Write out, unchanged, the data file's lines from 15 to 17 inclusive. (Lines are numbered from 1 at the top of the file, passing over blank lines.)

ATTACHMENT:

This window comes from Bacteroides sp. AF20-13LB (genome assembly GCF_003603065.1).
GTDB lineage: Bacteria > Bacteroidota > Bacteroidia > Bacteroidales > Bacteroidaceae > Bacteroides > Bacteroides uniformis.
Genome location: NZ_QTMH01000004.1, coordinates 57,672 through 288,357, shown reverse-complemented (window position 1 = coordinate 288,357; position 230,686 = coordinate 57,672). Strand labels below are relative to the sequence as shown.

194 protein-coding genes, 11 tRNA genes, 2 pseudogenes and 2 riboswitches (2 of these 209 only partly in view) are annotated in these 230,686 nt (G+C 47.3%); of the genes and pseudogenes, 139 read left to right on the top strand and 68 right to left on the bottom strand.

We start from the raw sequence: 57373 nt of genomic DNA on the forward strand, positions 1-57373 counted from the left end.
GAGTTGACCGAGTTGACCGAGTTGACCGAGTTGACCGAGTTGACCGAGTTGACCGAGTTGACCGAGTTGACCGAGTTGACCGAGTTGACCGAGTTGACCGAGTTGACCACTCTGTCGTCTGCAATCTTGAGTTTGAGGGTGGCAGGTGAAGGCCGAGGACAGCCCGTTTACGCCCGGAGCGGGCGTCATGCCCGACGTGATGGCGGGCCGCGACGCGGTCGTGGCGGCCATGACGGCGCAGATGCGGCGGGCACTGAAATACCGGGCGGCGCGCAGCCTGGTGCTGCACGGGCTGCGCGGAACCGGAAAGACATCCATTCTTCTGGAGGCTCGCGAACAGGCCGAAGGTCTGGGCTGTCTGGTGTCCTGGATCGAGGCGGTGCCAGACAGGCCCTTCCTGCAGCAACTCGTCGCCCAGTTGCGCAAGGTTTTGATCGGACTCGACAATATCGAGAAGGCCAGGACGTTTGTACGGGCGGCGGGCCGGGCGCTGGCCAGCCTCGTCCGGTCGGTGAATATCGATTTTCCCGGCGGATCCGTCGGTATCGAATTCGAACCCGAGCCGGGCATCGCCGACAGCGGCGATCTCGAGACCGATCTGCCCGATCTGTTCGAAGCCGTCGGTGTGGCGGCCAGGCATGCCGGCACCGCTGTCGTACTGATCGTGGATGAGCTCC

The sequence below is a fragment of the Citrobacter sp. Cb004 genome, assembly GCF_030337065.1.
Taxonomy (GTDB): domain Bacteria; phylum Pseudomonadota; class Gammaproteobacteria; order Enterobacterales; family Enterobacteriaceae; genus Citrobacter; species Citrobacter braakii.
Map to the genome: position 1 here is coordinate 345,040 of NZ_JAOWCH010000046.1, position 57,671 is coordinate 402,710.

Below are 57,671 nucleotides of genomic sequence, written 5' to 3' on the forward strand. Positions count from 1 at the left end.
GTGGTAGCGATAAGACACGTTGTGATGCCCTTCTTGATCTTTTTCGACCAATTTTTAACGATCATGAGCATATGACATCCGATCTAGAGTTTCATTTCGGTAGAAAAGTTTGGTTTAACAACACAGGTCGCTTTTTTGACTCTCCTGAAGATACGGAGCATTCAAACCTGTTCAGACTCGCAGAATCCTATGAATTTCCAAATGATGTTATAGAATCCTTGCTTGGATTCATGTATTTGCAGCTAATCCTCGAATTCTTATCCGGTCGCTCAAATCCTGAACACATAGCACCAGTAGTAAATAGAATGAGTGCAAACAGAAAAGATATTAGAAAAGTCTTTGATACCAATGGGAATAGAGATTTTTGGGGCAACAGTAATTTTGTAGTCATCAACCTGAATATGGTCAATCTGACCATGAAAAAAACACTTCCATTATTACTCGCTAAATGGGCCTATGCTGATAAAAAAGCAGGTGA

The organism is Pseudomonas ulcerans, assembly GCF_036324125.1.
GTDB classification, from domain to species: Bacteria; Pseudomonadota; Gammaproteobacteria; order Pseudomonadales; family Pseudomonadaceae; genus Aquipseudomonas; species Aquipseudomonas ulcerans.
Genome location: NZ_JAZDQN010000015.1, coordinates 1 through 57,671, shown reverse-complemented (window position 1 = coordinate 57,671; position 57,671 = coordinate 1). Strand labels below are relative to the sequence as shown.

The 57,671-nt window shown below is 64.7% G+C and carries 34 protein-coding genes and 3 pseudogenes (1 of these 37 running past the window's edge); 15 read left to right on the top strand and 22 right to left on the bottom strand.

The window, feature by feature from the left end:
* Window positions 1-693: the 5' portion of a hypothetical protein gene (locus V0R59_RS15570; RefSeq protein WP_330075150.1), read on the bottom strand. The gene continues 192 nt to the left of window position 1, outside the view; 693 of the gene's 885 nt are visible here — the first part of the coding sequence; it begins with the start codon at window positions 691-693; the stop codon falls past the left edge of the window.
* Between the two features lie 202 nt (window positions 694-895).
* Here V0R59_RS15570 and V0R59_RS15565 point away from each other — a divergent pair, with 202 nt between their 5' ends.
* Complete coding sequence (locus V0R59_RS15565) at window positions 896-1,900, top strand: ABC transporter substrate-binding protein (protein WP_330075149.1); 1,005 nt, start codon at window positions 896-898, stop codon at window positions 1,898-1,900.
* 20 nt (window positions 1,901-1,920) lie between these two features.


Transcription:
The 57,671-nt window shown below is 64.7% G+C and carries 34 protein-coding genes and 3 pseudogenes (1 of these 37 running past the window's edge); 15 read left to right on the top strand and 22 right to left on the bottom strand.

The window, feature by feature from the left end:
* Window positions 1-693: the 5' portion of a hypothetical protein gene (locus V0R59_RS15570; RefSeq protein WP_330075150.1), read on the bottom strand. The gene continues 192 nt to the left of window position 1, outside the view; 693 of the gene's 885 nt are visible here — the first part of the coding sequence; it begins with the start codon at window positions 691-693; the stop codon falls past the left edge of the window.